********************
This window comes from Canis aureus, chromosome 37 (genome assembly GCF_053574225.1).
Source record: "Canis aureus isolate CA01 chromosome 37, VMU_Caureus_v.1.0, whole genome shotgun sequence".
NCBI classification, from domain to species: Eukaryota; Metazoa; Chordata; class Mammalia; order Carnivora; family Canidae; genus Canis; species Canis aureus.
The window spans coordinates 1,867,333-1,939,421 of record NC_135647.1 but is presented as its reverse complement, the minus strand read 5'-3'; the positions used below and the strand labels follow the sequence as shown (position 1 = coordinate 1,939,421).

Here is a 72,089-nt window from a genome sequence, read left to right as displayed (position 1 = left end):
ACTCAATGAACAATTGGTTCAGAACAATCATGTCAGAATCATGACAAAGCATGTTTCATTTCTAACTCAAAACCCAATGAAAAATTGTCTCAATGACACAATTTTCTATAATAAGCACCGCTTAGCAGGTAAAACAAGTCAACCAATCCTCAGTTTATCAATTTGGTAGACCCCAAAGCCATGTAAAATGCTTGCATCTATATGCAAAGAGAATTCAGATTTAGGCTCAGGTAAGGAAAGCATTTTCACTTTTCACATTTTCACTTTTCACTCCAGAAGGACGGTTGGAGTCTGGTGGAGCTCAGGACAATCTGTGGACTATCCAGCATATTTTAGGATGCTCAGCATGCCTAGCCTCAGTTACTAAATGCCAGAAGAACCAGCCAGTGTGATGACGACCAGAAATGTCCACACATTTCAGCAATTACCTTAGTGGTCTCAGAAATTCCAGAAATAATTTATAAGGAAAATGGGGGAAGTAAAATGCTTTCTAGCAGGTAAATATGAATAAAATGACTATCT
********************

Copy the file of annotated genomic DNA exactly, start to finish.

This window comes from Canis aureus, chromosome 37 (genome assembly GCF_053574225.1).
Source record: "Canis aureus isolate CA01 chromosome 37, VMU_Caureus_v.1.0, whole genome shotgun sequence".
NCBI classification, from domain to species: Eukaryota; Metazoa; Chordata; class Mammalia; order Carnivora; family Canidae; genus Canis; species Canis aureus.
The window spans coordinates 1,867,333-1,939,421 of record NC_135647.1 but is presented as its reverse complement, the minus strand read 5'-3'; the positions used below and the strand labels follow the sequence as shown (position 1 = coordinate 1,939,421).

Here is a 72,089-nt window from a genome sequence, read left to right as displayed (position 1 = left end):
ACTCAATGAACAATTGGTTCAGAACAATCATGTCAGAATCATGACAAAGCATGTTTCATTTCTAACTCAAAACCCAATGAAAAATTGTCTCAATGACACAATTTTCTATAATAAGCACCGCTTAGCAGGTAAAACAAGTCAACCAATCCTCAGTTTATCAATTTGGTAGACCCCAAAGCCATGTAAAATGCTTGCATCTATATGCAAAGAGAATTCAGATTTAGGCTCAGGTAAGGAAAGCATTTTCACTTTTCACATTTTCACTTTTCACTCCAGAAGGACGGTTGGAGTCTGGTGGAGCTCAGGACAATCTGTGGACTATCCAGCATATTTTAGGATGCTCAGCATGCCTAGCCTCAGTTACTAAATGCCAGAAGAACCAGCCAGTGTGATGACGACCAGAAATGTCCACACATTTCAGCAATTACCTTAGTGGTCTCAGAAATTCCAGAAATAATTTATAAGGAAAATGGGGGAAGTAAAATGCTTTCTAGCAGGTAAATATGAATAAAATGACTATCT